When you're expecting your first child or are a new parent, there's a lot you have to worry about, from how to function on no sleep to how to financially prepare for the cost of babies and their many accoutrements.
The furthest thing on your mind is probably preparing for future additional kids. Yet if you eventually do want to have more children, taking these future little ones into account when you're buying your first baby's gear is actually a smart frugal shopping strategy.
According to the book "Baby Bargains," the cost of baby gear (from cribs to clothes to car seats) for just the first year of life can run at least $7,000. But if you buy gear from the get-go that you can use for multiple kids, you'll be able to spend much less on each of your additional offspring as well as overall.
So how do you know which baby gear is going to last as your family grows? These three shopping tips can help.
1. Opt for a convertible stroller. Though buying a stroller is a lot like buying a car, a convertible stroller isn't one whose top comes down. Rather, it's a single-child stroller that can convert into a double, and even triple, stroller. While such strollers are expensive, their prices have been coming down as more such models come on the market, and opting for them can be cheaper in the long run than buying additional strollers down the road.
Convertibility from a single to a double is "an amazing feature because it saves you money," writes Amy Tanathorn, the editor of the Stroller Envy stroller review site. Strollers that fit the bill include the Uppababy Vista, Phil & Teds Inline strollers, the Britax B-Ready and the Baby Jogger City Select.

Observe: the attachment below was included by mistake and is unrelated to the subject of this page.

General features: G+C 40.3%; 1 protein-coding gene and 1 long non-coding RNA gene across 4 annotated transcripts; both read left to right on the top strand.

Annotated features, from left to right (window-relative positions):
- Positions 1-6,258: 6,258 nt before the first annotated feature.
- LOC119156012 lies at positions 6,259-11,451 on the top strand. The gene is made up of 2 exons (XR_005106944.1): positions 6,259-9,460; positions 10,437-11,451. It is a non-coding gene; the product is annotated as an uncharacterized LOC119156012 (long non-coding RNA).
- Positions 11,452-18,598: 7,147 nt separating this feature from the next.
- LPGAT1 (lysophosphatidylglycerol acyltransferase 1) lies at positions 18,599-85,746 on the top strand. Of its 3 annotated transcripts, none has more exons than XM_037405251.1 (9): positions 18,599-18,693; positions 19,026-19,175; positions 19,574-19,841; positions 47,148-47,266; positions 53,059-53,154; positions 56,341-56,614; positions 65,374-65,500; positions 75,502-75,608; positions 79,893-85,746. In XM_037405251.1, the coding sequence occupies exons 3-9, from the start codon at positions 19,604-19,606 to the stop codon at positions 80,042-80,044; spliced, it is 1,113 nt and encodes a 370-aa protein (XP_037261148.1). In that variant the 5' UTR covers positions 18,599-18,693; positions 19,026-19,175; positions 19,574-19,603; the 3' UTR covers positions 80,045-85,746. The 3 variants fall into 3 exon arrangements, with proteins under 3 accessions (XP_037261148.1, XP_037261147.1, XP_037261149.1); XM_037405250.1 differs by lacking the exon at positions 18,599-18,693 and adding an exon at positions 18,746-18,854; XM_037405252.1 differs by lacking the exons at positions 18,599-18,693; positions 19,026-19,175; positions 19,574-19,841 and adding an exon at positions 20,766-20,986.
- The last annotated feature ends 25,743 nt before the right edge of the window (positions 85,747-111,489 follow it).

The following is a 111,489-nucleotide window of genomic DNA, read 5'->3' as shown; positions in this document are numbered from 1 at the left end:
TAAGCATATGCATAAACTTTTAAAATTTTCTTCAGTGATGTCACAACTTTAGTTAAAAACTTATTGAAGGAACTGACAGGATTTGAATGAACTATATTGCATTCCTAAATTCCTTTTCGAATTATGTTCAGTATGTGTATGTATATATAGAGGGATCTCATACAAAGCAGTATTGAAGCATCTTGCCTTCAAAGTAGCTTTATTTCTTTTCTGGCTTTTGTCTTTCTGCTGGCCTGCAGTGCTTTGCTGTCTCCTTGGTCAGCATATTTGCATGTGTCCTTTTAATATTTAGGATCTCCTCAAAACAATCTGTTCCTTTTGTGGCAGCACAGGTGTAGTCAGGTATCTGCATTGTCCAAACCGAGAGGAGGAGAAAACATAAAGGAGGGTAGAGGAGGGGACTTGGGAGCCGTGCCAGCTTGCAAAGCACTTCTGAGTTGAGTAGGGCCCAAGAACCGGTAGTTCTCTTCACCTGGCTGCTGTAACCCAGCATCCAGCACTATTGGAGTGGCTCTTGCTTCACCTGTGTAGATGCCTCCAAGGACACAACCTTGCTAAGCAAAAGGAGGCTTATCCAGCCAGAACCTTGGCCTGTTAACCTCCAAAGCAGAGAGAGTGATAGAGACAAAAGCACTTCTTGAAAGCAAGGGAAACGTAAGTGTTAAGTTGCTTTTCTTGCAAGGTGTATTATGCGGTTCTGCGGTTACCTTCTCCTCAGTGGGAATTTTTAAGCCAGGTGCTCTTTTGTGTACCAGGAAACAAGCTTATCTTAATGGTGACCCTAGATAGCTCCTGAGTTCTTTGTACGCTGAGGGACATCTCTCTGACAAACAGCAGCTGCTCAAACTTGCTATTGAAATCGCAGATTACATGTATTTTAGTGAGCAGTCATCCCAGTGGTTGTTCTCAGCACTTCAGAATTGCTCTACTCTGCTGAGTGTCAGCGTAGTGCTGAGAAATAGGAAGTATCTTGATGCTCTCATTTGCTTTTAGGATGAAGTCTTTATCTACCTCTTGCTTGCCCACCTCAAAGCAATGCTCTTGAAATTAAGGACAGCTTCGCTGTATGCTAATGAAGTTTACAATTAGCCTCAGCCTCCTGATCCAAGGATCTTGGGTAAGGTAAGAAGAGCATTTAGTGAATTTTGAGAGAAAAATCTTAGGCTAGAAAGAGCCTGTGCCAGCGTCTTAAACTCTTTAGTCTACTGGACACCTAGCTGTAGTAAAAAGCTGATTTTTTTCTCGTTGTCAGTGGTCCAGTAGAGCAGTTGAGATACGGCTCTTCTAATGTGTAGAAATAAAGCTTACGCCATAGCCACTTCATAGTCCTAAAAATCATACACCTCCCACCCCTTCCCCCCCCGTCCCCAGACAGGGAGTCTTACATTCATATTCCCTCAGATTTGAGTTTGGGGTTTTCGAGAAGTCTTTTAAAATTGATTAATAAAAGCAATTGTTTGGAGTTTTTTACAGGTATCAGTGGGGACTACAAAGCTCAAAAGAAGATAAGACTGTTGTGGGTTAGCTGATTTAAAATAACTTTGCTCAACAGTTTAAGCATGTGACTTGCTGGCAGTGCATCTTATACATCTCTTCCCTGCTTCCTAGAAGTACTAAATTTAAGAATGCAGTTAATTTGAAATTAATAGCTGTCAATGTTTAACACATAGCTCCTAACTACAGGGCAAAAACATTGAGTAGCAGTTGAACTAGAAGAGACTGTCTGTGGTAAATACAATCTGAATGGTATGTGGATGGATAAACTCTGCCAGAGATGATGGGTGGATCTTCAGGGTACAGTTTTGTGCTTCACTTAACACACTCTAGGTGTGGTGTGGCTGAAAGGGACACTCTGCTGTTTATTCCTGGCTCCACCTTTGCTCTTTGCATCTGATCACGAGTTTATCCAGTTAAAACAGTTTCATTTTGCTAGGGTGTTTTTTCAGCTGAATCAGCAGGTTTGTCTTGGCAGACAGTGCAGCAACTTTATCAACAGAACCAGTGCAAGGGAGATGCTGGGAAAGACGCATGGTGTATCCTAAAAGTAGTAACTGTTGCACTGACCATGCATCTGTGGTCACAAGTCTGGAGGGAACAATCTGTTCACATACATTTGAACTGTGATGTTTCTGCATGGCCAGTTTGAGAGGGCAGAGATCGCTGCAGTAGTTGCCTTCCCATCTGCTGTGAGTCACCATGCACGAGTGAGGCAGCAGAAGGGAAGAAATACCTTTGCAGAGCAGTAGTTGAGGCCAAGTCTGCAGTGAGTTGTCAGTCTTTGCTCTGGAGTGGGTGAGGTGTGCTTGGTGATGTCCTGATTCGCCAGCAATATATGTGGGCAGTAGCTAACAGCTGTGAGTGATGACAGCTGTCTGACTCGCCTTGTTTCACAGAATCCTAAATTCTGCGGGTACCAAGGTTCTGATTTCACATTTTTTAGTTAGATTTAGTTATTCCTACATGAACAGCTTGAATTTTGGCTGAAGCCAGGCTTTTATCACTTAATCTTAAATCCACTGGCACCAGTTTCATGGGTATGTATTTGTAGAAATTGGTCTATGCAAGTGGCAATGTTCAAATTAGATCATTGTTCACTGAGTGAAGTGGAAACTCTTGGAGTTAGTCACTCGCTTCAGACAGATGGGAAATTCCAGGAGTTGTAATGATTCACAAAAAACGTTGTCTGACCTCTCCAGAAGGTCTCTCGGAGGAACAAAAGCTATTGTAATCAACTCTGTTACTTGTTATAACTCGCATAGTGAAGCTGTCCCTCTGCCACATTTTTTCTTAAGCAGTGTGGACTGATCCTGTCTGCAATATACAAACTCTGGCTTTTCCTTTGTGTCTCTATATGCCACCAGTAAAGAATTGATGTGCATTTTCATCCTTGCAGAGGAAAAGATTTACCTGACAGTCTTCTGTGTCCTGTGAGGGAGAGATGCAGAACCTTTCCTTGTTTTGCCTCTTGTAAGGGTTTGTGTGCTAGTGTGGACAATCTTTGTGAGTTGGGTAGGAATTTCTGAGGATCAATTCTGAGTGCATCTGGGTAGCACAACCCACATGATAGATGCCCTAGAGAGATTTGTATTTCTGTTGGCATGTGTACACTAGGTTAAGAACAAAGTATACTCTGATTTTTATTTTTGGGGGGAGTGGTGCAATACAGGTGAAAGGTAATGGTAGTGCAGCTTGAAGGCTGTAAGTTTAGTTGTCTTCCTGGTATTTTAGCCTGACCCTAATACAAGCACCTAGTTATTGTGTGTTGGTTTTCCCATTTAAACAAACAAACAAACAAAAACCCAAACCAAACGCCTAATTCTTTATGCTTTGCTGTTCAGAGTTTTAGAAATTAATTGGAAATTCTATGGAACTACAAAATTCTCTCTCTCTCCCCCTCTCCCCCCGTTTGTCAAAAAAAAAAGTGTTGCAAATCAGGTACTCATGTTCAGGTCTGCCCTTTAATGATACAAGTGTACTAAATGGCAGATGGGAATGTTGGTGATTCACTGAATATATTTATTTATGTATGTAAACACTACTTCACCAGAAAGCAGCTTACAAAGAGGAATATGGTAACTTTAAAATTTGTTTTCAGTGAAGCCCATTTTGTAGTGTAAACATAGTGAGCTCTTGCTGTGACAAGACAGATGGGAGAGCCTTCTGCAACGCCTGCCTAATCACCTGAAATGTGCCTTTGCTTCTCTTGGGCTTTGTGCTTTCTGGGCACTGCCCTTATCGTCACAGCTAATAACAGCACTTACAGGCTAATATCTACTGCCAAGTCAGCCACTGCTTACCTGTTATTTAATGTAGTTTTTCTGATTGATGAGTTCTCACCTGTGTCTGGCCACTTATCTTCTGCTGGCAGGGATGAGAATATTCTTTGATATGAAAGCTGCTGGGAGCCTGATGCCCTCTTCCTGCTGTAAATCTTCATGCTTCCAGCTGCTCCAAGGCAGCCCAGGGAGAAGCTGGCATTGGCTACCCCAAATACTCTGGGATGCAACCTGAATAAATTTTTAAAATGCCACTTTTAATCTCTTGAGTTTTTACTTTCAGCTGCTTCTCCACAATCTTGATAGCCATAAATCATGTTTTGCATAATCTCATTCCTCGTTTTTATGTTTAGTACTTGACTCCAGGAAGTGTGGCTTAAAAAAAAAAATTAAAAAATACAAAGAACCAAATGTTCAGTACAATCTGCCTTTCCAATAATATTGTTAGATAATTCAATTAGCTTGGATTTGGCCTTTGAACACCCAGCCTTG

2. Go for other adaptable baby gear. Strollers aren't the only baby gear that can easily convert from serving one child to serving two. Many video monitors, for example, allow you to add additional cameras to them. Buying just an additional camera is generally a lot cheaper than buying a whole new monitor. So, if you're in the market for a video monitor, you may want to consider a model that can grow with your family.
In addition, when you're deciding on items like swings, high chairs and bouncy seats, look for models for which you can buy replacement parts directly from the manufacturer. This will save you from having to replace an entire item if just a part, such as a tray or seat, is too dirty or moldy to reuse. Fisher-Price, for instance, sells such replacement parts, including new trays for its high chair models and new seat pads for its bouncy seats.
3. Buy gear in gender-neutral colors. While it can be tempting to buy a girl a pink stroller or a pink car seat, opting for gear in gender-neutral colors is the smarter shopping strategy. Going gender neutral may make you more likely to use the gear for additional children regardless of whether they're girls or boys, and it will save you from having to buy additional items just for the "gender-appropriate" color down the road.
To be sure, many parents want to get past the gender stereotypes that pink is for girls and blue is for boys. Still, by opting for gear (including baby clothes, mealtime accessories and toys) in neutral colors such as green, gray, black or yellow, you're ensuring that the items will work for your future kids, no matter their gender.
Of course, when the additional little ones arrive, you'll want to make sure all the baby items you're considering reusing, and especially the hand-me-down cribs and car seats, haven't been recalled and are still safe to use. And if you've waited a long time to have additional children, you'll also want to make sure your car seats haven't expired (they generally do after six years). In addition, you probably won't want to reuse everything. There's some gear you'll likely want to buy new, like bottle nipples and crib mattresses, for instance.
Finally, there's clearly no way to guarantee you'll actually have additional kids. Still, by taking a family planning approach to purchasing baby gear, you're at least giving yourself the option to save money.
Jennifer Saranow Schultz, formerly the "Bucks" blogger for The New York Times and a reporter at The Wall Street Journal, shares daily hints to help make parenting easier and cheaper at HintMama.com, on Twitter at @HintMama and on Facebook at Facebook.com/HintMama.
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